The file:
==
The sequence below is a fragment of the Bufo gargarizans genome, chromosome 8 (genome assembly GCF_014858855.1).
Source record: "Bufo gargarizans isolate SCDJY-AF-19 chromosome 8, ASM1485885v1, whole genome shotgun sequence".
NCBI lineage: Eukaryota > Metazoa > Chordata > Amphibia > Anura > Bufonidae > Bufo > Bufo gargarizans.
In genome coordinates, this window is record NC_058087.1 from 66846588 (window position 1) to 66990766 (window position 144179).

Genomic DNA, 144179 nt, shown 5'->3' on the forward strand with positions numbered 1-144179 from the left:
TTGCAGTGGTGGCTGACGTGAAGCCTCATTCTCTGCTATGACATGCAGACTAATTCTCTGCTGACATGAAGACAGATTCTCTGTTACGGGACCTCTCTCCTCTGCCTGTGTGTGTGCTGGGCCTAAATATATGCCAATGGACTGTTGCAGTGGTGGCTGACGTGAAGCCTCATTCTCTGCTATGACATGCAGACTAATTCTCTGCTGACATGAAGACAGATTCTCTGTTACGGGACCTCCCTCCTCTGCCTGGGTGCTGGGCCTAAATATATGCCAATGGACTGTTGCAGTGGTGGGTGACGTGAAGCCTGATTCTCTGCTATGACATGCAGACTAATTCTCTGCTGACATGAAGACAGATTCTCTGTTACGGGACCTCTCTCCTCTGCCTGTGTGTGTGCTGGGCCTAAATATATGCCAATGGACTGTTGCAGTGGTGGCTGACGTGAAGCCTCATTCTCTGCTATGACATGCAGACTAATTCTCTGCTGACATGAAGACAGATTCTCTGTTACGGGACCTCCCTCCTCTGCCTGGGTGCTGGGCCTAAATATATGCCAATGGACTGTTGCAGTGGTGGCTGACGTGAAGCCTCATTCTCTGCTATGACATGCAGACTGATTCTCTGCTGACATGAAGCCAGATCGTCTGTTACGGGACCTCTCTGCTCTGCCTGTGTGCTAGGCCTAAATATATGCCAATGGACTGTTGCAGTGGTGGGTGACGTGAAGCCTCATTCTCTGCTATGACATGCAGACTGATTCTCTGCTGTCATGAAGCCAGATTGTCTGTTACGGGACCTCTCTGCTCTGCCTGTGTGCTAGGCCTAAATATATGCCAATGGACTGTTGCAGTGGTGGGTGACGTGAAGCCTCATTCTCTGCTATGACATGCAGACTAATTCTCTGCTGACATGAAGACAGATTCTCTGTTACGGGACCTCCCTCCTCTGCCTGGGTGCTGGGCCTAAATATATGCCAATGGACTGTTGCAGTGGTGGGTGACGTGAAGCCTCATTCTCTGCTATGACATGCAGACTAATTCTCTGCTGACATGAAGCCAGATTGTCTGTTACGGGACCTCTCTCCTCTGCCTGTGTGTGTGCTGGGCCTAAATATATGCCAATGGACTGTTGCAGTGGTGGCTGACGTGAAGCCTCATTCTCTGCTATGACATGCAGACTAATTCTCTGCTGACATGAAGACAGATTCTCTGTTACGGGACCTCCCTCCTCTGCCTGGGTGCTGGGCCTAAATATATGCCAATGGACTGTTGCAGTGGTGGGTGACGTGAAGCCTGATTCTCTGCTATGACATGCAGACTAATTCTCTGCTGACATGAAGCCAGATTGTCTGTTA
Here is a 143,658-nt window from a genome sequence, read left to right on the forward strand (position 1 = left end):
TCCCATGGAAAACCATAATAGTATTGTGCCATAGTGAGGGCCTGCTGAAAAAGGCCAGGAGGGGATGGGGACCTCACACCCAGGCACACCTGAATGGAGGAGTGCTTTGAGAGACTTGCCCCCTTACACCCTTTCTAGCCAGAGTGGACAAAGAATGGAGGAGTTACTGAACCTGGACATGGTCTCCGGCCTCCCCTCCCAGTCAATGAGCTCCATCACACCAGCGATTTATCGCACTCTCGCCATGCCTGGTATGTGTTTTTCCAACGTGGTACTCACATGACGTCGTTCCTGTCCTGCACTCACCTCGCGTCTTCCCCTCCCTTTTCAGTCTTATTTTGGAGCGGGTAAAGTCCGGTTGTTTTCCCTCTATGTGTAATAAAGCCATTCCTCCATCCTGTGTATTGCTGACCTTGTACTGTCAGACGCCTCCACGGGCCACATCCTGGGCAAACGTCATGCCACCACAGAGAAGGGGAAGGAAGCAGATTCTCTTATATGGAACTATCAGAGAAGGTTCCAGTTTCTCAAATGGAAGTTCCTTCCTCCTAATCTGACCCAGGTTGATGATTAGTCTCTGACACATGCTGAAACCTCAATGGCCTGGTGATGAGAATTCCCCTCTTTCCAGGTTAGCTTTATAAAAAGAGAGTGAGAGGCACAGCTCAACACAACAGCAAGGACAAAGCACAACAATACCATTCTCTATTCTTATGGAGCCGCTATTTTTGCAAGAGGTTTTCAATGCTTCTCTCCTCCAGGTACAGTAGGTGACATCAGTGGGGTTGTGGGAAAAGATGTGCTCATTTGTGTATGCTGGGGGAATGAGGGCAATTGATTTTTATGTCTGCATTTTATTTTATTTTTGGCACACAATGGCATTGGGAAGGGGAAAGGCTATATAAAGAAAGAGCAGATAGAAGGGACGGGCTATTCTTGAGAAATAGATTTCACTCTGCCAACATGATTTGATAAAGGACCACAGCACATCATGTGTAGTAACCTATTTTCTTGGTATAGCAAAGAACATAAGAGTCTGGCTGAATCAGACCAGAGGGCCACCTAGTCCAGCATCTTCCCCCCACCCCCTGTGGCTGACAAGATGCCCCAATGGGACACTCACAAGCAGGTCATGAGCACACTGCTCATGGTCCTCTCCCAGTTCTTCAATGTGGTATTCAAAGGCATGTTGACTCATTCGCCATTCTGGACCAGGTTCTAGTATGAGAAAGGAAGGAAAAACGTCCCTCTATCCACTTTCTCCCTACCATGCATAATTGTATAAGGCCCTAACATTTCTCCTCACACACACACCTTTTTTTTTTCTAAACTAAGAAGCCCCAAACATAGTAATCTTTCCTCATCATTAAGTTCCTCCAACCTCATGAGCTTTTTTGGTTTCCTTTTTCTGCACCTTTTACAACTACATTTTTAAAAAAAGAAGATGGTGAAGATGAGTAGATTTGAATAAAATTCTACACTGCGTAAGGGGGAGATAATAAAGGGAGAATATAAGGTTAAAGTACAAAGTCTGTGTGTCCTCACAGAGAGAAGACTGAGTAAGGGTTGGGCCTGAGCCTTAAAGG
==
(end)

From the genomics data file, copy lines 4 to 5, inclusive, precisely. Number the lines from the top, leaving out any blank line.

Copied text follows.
In genome coordinates, this window is record NC_058087.1 from 66846588 (window position 1) to 66990766 (window position 144179).

Genomic DNA, 144179 nt, shown 5'->3' on the forward strand with positions numbered 1-144179 from the left: